While some folk punk bands have shed the minimalist approach and embraced more complex instrumentation — like Defiance, Ohio and Ramshackle Glory — The Gumps’ 3-piece sound incorporating bass guitar, ukulele, and drums is surprising full, especially when combined with Hewitt’s and Weston’s call and response style of vocals. And if you don’t think that a ukulele can rip just as hard as any other stringed instrument, give “Watered Down” a listen and get back to me.

The Gumps is certainly a bit rough around the edges, but for an album that was entirely recorded at an in house studio, it’s a fantastic listen. Every element of the album carries a D.I.Y. feel to it, even down to the album’s cover art, which was made by the band and I hear is proudly nestled behind Gump House Studios. If you’re interested in picking up a copy of the album, give The Gumps a shout via Facebook or track Hewitt, Weston, or Caviness down at a local show and ask them about grabbing one of the beautifully produced CDs as the album isn’t quite available online yet. Trust me, they’re all good people and none of them bite. I hear they might even deliver the copy to you if you ask nicely enough. Besides, you get nice physical copy and you’ll likely make a new friend in the process. Win-win situation, right?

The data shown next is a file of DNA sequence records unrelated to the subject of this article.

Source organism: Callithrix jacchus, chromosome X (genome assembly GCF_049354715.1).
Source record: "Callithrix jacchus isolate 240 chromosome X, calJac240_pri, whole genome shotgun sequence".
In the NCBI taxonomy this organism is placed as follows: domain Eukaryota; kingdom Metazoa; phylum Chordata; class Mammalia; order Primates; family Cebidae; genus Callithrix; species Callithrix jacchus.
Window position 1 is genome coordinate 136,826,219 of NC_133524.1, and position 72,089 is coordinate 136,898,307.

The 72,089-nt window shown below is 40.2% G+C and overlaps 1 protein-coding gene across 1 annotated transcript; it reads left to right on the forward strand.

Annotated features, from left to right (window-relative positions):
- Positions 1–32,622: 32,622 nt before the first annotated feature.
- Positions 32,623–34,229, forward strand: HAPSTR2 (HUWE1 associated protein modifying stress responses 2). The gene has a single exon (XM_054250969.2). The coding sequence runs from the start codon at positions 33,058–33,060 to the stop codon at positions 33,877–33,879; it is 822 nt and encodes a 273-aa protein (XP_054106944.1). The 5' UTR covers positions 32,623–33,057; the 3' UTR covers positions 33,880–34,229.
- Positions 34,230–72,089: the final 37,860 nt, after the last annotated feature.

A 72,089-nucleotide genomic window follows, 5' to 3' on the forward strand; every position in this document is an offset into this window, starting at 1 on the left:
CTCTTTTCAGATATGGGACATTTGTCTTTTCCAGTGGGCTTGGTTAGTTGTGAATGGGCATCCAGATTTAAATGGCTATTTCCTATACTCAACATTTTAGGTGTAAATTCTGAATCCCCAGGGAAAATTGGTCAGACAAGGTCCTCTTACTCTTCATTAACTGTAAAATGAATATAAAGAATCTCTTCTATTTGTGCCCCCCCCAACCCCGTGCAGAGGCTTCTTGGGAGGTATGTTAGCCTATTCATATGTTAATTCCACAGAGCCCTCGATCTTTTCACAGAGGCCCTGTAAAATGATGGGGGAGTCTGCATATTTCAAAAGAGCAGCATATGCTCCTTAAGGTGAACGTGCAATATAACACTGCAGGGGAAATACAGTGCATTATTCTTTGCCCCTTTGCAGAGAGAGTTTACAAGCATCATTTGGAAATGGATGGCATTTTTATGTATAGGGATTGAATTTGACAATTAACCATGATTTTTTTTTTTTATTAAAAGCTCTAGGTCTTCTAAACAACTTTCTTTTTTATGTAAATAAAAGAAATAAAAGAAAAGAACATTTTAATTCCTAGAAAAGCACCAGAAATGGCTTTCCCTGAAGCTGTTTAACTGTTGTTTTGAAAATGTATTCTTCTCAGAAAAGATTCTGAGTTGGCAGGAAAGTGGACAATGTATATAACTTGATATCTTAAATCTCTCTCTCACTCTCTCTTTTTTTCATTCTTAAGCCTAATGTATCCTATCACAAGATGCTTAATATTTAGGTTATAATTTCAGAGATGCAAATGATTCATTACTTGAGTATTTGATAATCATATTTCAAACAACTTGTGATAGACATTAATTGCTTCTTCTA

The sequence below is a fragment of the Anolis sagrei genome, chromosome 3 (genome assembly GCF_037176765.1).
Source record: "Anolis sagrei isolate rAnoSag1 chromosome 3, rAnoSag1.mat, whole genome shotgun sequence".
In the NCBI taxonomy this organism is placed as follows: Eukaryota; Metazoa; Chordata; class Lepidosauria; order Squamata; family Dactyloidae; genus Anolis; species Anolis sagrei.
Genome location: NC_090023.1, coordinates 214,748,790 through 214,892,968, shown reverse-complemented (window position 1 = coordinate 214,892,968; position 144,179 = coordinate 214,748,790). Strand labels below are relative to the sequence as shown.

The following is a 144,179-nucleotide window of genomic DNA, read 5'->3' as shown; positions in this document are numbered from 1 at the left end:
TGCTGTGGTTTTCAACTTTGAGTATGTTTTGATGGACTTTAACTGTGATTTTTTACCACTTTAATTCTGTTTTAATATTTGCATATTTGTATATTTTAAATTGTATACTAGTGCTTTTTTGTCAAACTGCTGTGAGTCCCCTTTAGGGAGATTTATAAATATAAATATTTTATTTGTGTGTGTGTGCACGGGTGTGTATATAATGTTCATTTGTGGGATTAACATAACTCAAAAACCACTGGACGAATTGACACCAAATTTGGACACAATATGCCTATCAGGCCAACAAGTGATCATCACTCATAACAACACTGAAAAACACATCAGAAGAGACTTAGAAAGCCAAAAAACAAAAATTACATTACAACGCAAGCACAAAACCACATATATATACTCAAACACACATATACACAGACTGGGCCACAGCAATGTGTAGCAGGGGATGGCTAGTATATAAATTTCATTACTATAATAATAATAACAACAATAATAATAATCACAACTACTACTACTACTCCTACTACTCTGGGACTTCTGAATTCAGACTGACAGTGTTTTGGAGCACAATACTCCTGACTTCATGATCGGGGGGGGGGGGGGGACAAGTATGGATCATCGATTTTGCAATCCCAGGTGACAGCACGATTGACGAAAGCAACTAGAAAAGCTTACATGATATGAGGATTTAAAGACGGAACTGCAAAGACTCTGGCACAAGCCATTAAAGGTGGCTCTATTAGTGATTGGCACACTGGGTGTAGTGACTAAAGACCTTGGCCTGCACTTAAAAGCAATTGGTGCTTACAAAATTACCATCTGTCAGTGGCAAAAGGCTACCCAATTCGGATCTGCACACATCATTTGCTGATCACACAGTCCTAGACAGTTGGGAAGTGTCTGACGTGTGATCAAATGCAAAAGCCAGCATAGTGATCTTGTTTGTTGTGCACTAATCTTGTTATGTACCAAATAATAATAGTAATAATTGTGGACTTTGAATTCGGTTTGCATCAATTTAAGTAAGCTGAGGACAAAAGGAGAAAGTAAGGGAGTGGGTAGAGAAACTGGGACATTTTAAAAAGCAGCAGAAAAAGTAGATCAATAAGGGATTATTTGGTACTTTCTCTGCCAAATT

If for some reason you’re a bit shy, well then catch The Gumps at one of their several upcoming shows, especially their upcoming show with The Fuzzlers, Linda, and Tommy Techno coming up on July 16 at Sulfur Studios.

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Heyrocco releases new EP “Waiting on Cool”

It’s been a couple years since the Charleston trio Heyrocco has played Savannah, but they’ve sure been busy elsewhere with tours across the U.S. and in Europe.

Last Friday, Heyrocco released their new EP Waiting on Cool via Dine Alone Records and Vital Music Grop (U.K. and Europe). The guys are still exploring a kind of grungy pop — a self-described “Disney grunge” — but the new songs here have a little more room to breathe and develop in surprising ways.